2. Join a Family History Society. These organisations are the bedrock of family history up and down the country. They offer a wealth of help, advice and local knowledge. They also provide opportunities to meet with others sharing the same passion for, what can be, a solitary pursuit.
  3. Visit an archive. Contrary to what may appear to be the case, not everything is online. Far from it. And even what is there is not perfect. The indexing may leave something to be desired. Or the source citation may be so unclear as to mislead. One of the simple pleasures of family history research for me is physically connecting with original source material. To hold a document from a bygone era, possibly centuries old, and realise you’re touching something created by people long since gone. All the more special if, within that document you discover your ancestor’s name.
  4. On the same lines, check out your local library. They may have lots of free resources to help you with your family history research. From local newspapers on microfilm, to electoral registers, donated research, council minutes, medical officer of health annual reports, school yearbooks and magazines. The may have censuses, and microfilm or microfiche copies of parish registers. Many have free computer access to Ancestry or FindMyPast. So get down to your local library. You may be pleasantly surprised what’s there.
  5. Talk to relatives. They are living connections with the past, often too easily ignored whilst you pursue your paper trail. My dad died this year. Even though I did quiz him about the past, it’s only now he’s gone that I realise there’s so much more I wished I’d asked him. A few years ago I gave dad a book to fill in about his life. He never did it. So talk to your relatives whilst you have the chance.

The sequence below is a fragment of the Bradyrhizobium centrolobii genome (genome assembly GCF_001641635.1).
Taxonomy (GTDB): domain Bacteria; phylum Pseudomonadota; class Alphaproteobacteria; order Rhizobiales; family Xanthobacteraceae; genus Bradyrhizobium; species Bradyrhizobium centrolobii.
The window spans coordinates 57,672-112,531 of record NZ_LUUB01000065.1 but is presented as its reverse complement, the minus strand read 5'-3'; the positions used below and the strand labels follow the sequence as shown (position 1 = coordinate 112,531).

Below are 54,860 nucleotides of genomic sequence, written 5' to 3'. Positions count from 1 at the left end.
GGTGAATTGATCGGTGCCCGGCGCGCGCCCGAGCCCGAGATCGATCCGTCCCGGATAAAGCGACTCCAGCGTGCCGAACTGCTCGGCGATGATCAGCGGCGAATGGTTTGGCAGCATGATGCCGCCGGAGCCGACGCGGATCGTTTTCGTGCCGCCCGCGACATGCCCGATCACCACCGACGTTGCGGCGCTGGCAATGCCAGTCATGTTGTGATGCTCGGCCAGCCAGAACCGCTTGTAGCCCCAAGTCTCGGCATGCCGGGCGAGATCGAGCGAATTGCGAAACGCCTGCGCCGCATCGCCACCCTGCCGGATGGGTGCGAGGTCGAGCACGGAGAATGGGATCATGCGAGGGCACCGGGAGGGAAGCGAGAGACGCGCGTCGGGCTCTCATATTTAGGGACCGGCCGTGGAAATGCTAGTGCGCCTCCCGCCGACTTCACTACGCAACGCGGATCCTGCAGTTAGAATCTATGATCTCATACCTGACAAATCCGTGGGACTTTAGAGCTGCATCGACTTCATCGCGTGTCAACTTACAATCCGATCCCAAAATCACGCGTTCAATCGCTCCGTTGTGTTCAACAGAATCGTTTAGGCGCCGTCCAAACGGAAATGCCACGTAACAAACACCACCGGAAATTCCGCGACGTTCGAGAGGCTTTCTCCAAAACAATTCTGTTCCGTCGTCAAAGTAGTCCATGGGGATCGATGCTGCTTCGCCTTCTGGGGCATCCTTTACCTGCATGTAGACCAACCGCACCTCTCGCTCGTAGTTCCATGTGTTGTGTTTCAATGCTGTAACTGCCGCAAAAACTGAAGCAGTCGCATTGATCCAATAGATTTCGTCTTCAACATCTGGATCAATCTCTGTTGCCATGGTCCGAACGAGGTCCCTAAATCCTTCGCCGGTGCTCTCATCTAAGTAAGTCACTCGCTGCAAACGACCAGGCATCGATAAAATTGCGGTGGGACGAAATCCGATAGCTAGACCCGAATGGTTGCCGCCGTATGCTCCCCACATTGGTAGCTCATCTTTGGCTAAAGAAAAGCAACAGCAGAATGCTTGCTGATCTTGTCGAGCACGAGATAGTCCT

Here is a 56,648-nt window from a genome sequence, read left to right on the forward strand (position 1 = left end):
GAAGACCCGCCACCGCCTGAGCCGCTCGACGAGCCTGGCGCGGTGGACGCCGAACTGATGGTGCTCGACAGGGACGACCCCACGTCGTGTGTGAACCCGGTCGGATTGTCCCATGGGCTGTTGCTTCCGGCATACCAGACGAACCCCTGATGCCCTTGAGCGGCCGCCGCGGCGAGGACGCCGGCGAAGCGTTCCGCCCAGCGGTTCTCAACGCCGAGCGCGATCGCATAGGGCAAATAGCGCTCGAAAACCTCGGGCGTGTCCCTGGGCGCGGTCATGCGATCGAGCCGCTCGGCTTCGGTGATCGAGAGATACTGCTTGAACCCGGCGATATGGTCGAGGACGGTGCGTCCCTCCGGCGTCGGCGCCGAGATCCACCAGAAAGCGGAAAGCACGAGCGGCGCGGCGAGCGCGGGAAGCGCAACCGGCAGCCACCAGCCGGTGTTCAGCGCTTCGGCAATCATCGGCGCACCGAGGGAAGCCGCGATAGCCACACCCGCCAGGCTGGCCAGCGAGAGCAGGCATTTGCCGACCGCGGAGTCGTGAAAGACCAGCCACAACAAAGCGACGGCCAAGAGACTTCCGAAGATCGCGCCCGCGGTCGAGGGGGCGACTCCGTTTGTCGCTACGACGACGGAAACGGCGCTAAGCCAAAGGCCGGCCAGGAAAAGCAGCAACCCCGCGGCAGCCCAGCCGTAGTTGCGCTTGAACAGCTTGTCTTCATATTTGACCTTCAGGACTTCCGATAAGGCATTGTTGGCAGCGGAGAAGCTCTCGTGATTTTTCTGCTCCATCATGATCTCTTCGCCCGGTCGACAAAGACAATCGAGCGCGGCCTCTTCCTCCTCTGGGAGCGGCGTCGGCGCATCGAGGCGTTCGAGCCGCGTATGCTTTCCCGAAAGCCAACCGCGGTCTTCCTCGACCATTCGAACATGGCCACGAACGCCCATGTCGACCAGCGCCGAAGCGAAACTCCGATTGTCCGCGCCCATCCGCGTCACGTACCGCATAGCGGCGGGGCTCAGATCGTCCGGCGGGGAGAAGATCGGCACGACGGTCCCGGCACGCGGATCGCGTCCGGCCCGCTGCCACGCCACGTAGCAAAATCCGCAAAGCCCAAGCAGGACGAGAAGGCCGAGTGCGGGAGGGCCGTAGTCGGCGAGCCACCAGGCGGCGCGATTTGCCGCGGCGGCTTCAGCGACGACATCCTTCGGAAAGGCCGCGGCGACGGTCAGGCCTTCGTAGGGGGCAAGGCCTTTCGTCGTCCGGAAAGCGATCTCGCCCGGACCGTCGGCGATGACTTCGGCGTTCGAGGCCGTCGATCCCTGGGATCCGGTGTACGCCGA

6. Do a family history course or webinar. Anything really to improve your skills. It doesn’t need to cost much. There are lots of free tutorials. Check out The National Archives events – they do some really good free online webinars. FindMyPast also do them. Your local Family History Society may run courses too. But ultimately your research techniques, and results, will benefit from it.
  7. If you do a DNA test, and if you are able to, please Please PLEASE include a tree. Even if it’s only a skeleton tree with a few direct line ancestors. There are so many treeless DNA testers, and it’s so frustrating trying to work out what the connection is between you and them. Yes there are ways and techniques to try to work round this. But it’s so long-winded and speculative. It’s far easier if at the outset there are some family names to work with. So if you received a DNA test this Christmas, besides the initial excitement of spitting or swabbing, do take a bit of time to upload a tree. By doing so you may get more potential DNA matches contacting you too.